5. In “The Path of Law,” Holmes asserts that the study of law is merely a predictive or prophetic science: lawyers tell you how cases will be decided in the future, by consulting past decisions, records, laws, etc. What is puzzling, however, is that this appears to be inconsistent with what Holmes says elsewhere. Indeed, he says that judges do not base their decisions primarily upon reasons (which are found only after the decisions), but rather upon “felt necessities.” But if judges decide their cases upon “felt necessities,” then how can one ever predict what the judges will rule? The dilemma is as follows. If judges decide their cases according to laws, then prediction is possible; but in that case the decisions would not be based upon “felt necessities.” On the other hand, if decisions are based on “felt necessities,” then prediction is not possible, for those decisions would not be made according to predictable laws. What would Holmes say about this contradiction? Is there a solution to these seemingly conflicting notions?

Part IV.  Contemporary Connections
Holmes has left an important mark on American jurisprudence and Constitutional interpretation. Therefore, let us now turn to some contemporary issues and see how Holmes’ thought might be applied to them:

  1. A central debate in contemporary jurisprudence is between constitutional originalism and the notion of the Living Constitution. Judicial originalists claim that the Constitution has a fixed meaning that can be properly interpreted, and that judges must stick to the original intent and meaning of the Constitution as closely as possible. Those who believe in the Living Constitution, on the other hand, hold that the meaning of the Constitution is flexible and dynamic, and can be reinterpreted in accordance with current ideals and practices. Justice Holmes is often characterized as one of the earliest figures to defend a notion of the Living Constitution. Indeed, he argued that judges should often take an active and creative role in interpreting laws. What he critiqued was a notion of laws according to reason; for him, law and legal decisions are ultimately based upon “felt necessities.” At the same time, however, the sort of reason-based idea of law that Holmes opposed does not seem to apply to constitutional originalists, for it is by convention that the role of the courts is to interpret and apply preexisting laws. So the constitutional originalists are not basing their philosophy necessarily upon reason, but more immediately upon convention. In a strange twist, this would seem to place Holmes in the natural law tradition, adhering to some absolute standard of judicial activism. What would Holmes say in response?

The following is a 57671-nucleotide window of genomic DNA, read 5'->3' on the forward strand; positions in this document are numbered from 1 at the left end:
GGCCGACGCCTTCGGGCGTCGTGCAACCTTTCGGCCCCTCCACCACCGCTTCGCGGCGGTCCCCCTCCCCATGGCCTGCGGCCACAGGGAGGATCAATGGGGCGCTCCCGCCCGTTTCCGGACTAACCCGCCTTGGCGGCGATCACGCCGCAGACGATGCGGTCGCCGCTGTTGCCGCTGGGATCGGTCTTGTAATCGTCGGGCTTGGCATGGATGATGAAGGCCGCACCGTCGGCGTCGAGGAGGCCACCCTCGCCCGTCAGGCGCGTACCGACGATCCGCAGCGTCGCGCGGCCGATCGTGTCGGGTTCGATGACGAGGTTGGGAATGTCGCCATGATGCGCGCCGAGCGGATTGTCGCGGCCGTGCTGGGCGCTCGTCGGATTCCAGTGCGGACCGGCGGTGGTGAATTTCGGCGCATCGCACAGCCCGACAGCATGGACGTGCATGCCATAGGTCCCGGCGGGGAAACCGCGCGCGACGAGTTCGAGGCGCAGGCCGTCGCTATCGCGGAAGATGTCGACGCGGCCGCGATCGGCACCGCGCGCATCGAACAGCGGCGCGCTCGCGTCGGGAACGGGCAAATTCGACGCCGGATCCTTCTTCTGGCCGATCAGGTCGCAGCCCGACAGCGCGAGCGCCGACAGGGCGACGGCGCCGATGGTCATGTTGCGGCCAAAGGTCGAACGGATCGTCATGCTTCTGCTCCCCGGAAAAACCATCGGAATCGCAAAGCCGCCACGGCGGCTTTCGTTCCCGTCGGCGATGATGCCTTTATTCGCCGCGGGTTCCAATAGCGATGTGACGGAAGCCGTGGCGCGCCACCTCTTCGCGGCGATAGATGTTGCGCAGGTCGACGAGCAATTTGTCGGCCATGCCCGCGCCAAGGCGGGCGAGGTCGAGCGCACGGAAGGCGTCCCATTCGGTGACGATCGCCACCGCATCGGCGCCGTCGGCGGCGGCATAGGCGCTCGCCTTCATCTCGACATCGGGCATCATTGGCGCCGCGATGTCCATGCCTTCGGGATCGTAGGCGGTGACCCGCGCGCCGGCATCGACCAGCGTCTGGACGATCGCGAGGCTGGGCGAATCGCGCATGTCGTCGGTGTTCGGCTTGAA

2. Holmes’ criterion of “clear and present danger” as the standard for limiting free speech puts the focus not on the content, but on the consequences of that speech. In Schenck v. United States, Holmes applied this criterion in the case of anti-governmental publications. How would Holmes apply the “clear and present danger” standard to the issue of pornography? Would Holmes include moral danger as a legitimate danger under this standard?
  3. There seems to be a certain tension or conflict in Holmes’ philosophy. While he values progress and change as ideals, he nevertheless contends that there are no objective, absolute standards of good and evil, right and wrong. But if no such standards exist, then what reason does Holmes have for considering progress and change to be ideals – and indeed to be goods? This tension in Holmes’ thought is paralleled in the modern liberal idea of a tolerant, pluralistic society in which people are free to pursue their own notions of the good life. The conflict comes from the fact that tolerance and pluralism are upheld as goods, while modern liberals deny that common goods should be upheld in society. How would Holmes respond to the critique of the conflict in his own philosophy, and what would he say about the modern liberal ideal of tolerance and pluralism?
  4. Just as eugenics was a prominent topic in Holmes’ day, it is making a resurgence in contemporary discourse. One example is the issue of selective abortion on account of innate biological defects in the fetus. Does the modern-day justification of selective abortion mirror Holmes’ assertion that the mentally handicapped must be compulsorily sterilized because they are a burden to society? Or does the modern-day justification differ in a crucial way?